Start Them Young

Photo Credits: Luke Walker


The Spur High School MTB League launched back in 2009 after Spur Steak Ranches approached Meurant Botha to start an initiative targeting 15-18-year-olds. At that time, a few provinces were operating structured school events but there was no national platform.

According to Michelle du Preez from Amarider it’s important to get kids onto bikes earlier. “As with any sport, the earlier a child is exposed, the earlier they are able to develop the skills needed in order to participate and enjoy the outdoors.” The advantages for schools are tremendous because they are able to enter an entire team from their respective schools. “The League provides a platform for riders to compete as a team and moves the sport away from the more historic individual focus. We are now seeing school teams supporting each other while races are on, belting out war cries on the side of the field, proudly wearing their school’s cycling kit.”

The strongest regions in South Africa are Gauteng and the Western Cape. The Gauteng League has been going since 2001 and attracts around 800 entries per event. The Western Cape is second in terms of numbers seeing around 400 riders participating in the Spur events. Although the North West is smaller as a region it has dominated the Spur MTB Inter-Provincial Finals for a number of years. KwaZulu-Natal and the Western Cape have a strong cycling culture and well-developed trails which is why they produce quality riders. According to Du Preez they are busy developing coaching and skills training. “We are currently working with SASC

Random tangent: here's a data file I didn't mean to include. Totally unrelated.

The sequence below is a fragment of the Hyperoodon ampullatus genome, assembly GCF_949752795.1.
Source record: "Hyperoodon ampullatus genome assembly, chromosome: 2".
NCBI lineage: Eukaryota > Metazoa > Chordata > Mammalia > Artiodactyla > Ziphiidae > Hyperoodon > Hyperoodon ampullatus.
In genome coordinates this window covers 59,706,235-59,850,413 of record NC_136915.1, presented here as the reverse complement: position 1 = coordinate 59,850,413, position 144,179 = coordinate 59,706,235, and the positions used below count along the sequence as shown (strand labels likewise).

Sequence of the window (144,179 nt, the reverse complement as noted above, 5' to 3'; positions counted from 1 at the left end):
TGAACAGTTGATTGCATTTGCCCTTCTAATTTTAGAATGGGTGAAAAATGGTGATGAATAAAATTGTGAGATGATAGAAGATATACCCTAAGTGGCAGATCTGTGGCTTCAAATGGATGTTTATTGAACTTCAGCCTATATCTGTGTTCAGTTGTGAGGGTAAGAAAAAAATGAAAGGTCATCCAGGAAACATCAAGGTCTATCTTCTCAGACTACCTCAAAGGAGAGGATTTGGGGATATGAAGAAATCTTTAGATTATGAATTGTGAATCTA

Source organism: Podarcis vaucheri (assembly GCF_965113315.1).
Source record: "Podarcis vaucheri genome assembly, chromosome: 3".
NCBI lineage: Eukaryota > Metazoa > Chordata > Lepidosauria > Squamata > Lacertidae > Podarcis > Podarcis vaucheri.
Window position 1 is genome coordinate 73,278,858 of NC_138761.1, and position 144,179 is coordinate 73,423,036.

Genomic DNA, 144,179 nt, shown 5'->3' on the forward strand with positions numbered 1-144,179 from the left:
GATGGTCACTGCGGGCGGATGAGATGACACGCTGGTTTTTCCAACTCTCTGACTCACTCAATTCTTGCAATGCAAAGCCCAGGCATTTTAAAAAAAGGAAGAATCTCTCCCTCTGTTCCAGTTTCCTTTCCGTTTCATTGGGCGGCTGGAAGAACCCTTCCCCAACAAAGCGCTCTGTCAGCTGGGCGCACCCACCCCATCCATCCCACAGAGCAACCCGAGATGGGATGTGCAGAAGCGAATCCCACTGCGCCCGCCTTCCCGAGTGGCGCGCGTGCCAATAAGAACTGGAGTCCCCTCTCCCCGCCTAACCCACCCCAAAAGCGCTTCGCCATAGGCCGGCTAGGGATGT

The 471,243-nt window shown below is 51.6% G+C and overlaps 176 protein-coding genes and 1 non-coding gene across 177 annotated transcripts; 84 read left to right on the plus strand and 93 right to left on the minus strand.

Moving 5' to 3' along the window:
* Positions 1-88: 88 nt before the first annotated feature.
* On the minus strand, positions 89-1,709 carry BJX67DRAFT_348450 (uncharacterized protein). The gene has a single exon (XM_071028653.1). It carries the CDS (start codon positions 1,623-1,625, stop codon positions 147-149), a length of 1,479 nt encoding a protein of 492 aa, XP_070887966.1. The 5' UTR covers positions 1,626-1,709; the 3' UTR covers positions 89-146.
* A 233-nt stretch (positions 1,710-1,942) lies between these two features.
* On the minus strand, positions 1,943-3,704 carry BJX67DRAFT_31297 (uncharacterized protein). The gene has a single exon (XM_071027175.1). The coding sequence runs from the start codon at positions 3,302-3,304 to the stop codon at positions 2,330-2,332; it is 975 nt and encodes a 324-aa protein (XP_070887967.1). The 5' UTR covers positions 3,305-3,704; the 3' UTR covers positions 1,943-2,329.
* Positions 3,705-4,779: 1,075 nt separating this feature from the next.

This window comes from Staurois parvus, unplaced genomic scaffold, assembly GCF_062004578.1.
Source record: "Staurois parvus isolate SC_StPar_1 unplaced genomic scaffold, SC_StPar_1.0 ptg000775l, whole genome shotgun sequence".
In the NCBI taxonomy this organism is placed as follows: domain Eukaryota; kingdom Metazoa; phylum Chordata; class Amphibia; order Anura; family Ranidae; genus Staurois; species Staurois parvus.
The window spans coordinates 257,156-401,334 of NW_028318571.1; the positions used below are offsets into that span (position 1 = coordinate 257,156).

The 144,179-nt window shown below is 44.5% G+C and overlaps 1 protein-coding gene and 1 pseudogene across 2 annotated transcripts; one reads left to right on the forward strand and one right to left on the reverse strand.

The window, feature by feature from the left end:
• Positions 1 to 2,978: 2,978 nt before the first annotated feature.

(South African Schools Cycling), in having UCI qualified coaches Erica Green and Deon Carstens running coaching seminars and developing coaching material.” Cycling is a very expensive sport. But getting started while you are still in school means the bikes and gear are more affordable. A basic hard tail bike, flat pedals and a helmet is all you need to participate. What happens to riders when they leave school?  “While there is certainly room for a u/23 programme, the League’s focus is on the school’s age categories. First look at developing grass root levels rather than high performance.” The future looks bright for this wonderful initiative. “The Spur MTB League still has a long way to go. We’d like to see more schools buying into the concept and first prize would be to see MTB adopted as an official school sport.”

Entries & programmes available at

Photo credits: Reblex Photography